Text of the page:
Coffee Break: Katie Clancy, attorney and founding partner of Clancy & Associates

  • Katie Clancy

    Katie Clancy

 
 
Updated 6/6/2022 8:42 AM

Q: Describe your company.

A: We are a full-service special needs planning law firm serving children and adults who have disabilities. We help parents, mainly, who are building supports and plans for their child -- whether young or an adult child. This can mean setting up trusts and estate plans, establishing guardianship, strategizing education plans at school, or help preparing for transition into adulthood. Our team of attorneys, paralegals and specialists provide all of these services at our firm -- which then creates a seamless, supportive foundation for the families we serve.

 

Q: Do you plan to hire any additional staff or make any significant capital investments in your company in the next year?

A: I will increase our staff by about 20%.

Q: What will your company's main challenges be in the next year?

A: Scaling our services and building processes for expansion.

Q: What's the hottest trend in your industry?

A: I don't know that I'd call it a trend, but the ability to address the variety of issues people with disabilities face all at one law firm is unique and cutting-edge. We save parents a lot of time, resources and angst with the ability to address and resolve several concerns at one firm. My firm is the only firm in Illinois that does this.

Q: If you had one tip to give to a rookie executive, what would it be?

A: It's OK to not know an answer to a question or how to solve a problem. Take the time to research the answer and learn.

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Q: Do you have a business mantra?

A: We will make every situation we enter better.

Q: From a business outlook, whom do you look up to?

A: My husband, Ed, who is a financial adviser. Because he is excellent at listening to and understanding people, he can serve them with so much value, tailored to the needs they describe. He is very supportive of his clients, staff and co-workers, and leads by example.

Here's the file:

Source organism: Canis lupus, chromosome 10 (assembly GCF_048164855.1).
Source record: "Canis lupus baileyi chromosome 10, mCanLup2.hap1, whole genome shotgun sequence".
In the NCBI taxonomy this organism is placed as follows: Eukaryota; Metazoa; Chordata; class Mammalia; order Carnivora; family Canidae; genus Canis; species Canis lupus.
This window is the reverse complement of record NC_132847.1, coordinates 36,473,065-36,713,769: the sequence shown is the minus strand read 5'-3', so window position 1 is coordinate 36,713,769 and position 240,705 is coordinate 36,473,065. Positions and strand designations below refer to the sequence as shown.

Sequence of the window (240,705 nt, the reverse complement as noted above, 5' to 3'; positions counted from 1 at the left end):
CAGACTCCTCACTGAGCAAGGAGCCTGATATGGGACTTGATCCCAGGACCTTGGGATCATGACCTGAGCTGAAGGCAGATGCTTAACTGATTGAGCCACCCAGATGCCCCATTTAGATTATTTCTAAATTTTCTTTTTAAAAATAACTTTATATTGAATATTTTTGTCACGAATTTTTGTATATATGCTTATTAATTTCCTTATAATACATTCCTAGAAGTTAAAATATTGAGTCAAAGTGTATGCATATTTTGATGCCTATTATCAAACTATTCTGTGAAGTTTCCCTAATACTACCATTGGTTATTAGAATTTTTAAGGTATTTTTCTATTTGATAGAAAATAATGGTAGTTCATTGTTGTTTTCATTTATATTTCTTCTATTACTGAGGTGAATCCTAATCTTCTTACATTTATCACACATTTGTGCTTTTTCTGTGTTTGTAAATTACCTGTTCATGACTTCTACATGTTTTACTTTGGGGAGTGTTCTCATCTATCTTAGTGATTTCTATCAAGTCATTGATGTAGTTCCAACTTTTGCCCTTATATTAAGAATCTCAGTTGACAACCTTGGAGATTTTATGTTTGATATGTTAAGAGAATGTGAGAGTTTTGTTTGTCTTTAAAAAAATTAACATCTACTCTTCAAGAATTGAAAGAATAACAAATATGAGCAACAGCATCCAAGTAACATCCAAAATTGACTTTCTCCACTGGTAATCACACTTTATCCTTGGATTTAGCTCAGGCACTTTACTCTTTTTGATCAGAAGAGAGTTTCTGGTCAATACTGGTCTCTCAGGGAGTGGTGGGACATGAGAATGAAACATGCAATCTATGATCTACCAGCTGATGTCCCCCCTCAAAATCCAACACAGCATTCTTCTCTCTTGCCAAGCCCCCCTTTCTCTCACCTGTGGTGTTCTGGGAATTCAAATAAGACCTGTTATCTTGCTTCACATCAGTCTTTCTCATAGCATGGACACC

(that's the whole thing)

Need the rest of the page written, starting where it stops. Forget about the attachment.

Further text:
Q: What is one interesting fact about you or your company that most people may not know?

A: Each of our attorneys is a parent of a child with a disability.

Q: Was there a moment in your career that didn't go as you had planned? What lesson did you learn from it?

A: When I started my practice 21 years ago, I was very excited despite having all the worries a new business owner has. I had it "all figured out" and a well-developed business plan; I left my secure position at a top Chicago law firm. Then, two weeks after I opened my doors, September 11th happened.

Like the rest of the world, I was stunned, and knew it would impact my new livelihood. To get through, I studied new areas of law to serve the newly unemployed and those working through crisis. It took a little longer than I planned to build a client base, but it worked out.

                                                                                                                                                                                                                       
 

Because I rebounded after such a devastating time for businesses, I knew I could make it through anything. When the pandemic hit, I moved quickly to support employees working from home, incorporated remote conferencing, document execution, and presented seminars online.

The practice grew significantly through the pandemic -- the silver lining is now we have the remote tools to work with clients anywhere in Illinois.

Q: What do you like to do in your free time?

A: Hike with my family, play tennis, read, spend time with friends.

Q: What book is on your nightstand?

A: "These Precious Days" by Ann Patchett. Always nonfiction or essays.

Q: What keeps you up at night?

A: Usually working out plans and family schedules, and worrying that I forgot something.

Q: If you were not doing this job, what do you think you would be doing?

A: I've always wanted to be a writer.

Q: What was your first paying job?

A: I started working in my grandmother's bridal store ("Clancy's Corner") in Elmhurst when I was 11. I started by dressing the mannequins with heavy bridal gowns in the sunny, hot display windows and cleaning the many, many mirrors throughout the store. As I got older, I would help brides try on dresses and place orders. I was 18 when my grandmother passed away, and our family closed the store.

A few years ago for Christmas, my father gave me a wall clock that hung in the store that said "Clancy's Fashions" on its face. This clock hangs in our offices today as a reminder of the precious time that I spent with my grandma and the pride in business ownership.

Both of my grandmothers owned businesses at a time when women-owned businesses were unusual, even rare. Because I witnessed their ambition and confidence, I never doubted that a woman could own her own business.

Q: If you could put your company name on a sports venue, which one would you choose?

A: Nelson Road Stadium (where Ted Lasso's AFC Richmond plays).

Q: Two people to follow on Twitter and why. (besides your company)

A: I don't use Twitter, but if Ted Lasso were a real person, I would follow him. Not only is he hilarious, but he is a great leader with powerful advice.

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